Love By Any Other Name
February is a month devoted to celebrating love: love between couples, love among people, love shared from one person to another but the distinction between the different types of love is just as important. In early education, we seek to find learning opportunities in everything we do. We try to locate, acknowledge, and teach children about things when the opportunity arises. Monthly or annual celebrations are no different.
Valentine’s Day can be taken as an opportunity to introduce children to the concept of expressing their feelings for someone they care about, but it does not necessarily have to be in a romantic sense. Bonds of love can extend to immediate family, friends, family associates, or people who spend quality time with children. It can be expressed verbally by showing appreciation for one another: “I love spending time with you.” It can be expressed physically such as encouraging pats on the shoulder and high-fives or through non-verbal communication such as body language or celebratory clapping. These actions signal to the other person that they are being appreciated; that they have done the right thing and such encouragement is likely to see that behaviour repeated.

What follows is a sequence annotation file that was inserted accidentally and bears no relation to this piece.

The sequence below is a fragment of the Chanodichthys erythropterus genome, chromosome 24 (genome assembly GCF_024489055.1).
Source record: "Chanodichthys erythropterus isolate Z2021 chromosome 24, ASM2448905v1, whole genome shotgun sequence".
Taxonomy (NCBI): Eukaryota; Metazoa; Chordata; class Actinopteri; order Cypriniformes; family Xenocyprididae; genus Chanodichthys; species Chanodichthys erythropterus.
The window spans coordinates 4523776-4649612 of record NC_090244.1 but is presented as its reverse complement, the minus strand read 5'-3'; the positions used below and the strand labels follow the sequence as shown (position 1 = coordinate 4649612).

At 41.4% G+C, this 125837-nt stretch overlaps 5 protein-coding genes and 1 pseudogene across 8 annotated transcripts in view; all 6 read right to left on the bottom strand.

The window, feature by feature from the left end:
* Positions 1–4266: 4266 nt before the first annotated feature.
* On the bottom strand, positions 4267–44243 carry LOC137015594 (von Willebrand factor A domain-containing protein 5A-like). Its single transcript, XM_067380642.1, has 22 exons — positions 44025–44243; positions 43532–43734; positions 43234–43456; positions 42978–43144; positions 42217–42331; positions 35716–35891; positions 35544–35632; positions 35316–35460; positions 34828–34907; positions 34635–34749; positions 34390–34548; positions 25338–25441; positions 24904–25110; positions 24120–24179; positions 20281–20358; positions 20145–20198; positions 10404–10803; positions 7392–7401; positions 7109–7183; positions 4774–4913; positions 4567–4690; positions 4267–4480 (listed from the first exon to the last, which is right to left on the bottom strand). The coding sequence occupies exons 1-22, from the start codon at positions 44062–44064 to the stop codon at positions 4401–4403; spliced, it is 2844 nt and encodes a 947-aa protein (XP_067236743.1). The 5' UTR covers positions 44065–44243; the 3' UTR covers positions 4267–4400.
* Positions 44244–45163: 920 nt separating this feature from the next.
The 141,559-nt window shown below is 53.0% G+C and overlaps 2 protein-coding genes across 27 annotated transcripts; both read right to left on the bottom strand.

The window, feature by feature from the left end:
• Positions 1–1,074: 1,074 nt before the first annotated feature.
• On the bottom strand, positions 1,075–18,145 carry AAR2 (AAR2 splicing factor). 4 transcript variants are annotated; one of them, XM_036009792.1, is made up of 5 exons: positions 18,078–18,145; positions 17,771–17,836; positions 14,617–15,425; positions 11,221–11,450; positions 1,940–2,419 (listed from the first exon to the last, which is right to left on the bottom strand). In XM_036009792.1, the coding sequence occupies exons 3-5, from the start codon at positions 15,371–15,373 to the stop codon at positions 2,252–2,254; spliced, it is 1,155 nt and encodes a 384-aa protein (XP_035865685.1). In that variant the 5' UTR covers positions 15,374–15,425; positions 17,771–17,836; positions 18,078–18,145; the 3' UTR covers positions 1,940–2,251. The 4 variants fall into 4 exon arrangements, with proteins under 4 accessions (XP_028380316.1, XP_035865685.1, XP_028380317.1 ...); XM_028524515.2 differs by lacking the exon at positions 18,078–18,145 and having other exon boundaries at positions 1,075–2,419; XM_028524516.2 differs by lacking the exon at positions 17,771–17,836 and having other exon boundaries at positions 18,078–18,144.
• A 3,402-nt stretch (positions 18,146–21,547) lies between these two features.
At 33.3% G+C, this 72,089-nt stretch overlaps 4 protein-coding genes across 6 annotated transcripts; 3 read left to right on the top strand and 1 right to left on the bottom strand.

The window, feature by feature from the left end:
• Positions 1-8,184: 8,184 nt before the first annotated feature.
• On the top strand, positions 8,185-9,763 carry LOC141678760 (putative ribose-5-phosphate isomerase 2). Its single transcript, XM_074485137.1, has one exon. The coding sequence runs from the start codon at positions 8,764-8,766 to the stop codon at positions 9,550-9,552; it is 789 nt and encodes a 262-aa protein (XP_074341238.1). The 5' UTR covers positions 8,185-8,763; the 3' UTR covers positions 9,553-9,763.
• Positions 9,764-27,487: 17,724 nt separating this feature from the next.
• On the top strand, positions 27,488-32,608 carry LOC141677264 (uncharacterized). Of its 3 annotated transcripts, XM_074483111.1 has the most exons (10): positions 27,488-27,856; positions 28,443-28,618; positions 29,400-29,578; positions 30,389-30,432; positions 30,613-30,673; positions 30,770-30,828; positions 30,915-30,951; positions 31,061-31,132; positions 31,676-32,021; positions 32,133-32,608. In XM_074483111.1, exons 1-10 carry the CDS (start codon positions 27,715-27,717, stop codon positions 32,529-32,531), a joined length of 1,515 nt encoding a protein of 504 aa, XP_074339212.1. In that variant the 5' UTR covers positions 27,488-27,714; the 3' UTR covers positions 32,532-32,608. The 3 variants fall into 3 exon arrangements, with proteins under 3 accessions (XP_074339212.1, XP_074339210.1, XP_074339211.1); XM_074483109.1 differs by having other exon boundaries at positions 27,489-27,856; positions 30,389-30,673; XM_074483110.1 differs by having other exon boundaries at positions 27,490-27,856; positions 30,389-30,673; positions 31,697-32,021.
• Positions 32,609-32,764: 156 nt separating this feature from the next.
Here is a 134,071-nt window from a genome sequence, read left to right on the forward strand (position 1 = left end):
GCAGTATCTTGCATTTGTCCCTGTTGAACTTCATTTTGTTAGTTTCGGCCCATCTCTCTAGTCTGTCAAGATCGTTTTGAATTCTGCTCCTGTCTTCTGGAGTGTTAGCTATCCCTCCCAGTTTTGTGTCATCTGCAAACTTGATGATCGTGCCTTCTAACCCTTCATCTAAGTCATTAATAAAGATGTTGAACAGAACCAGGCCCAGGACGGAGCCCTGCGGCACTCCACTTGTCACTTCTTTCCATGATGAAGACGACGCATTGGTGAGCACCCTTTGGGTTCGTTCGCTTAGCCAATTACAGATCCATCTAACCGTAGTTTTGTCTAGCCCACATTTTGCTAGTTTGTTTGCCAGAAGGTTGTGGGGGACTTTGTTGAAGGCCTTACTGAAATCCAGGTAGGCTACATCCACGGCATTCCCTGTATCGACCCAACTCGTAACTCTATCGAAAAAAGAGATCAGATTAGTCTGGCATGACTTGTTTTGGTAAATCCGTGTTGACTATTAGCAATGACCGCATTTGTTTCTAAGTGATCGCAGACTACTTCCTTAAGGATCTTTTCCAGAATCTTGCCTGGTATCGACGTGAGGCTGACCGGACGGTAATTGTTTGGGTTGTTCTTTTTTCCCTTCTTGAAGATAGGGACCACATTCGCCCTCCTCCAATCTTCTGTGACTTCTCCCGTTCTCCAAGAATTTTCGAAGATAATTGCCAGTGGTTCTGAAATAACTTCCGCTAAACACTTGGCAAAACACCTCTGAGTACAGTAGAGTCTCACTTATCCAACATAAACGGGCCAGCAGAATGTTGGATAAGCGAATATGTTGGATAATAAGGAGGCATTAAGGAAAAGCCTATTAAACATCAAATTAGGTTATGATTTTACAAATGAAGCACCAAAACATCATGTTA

Belonging stands as the third and final pillar within the Early Years Learning Framework and love in its varying forms plays an integral part of helping a child reach their intended learning outcomes. Knowing that a child is loved and appreciated helps them develop a strong sense of identity. The same can be seen between children and their peers who can help others form their identity through expressed affection. Bonds such as those made by the love found in friendship help bolster a child’s emotional wellbeing, forming supportive friendship groups that can contribute toward creating effective communicators. Therefore, understanding the importance of recognising and encouraging love in its varying forms is an important lesson in itself.
With these thoughts in mind, the greater lesson to be learned from Valentine’s Day is love does not have to be limited to romance but extends to friendship, support, and other forms as well. In addition, these should not be restricted to only one day a year. Instead, love between friends and love within the family should be promoted by expressing it often when it is warranted. As Nat King Cole once sang, “the greatest thing you’ll ever learn is just to love and be loved in return”.
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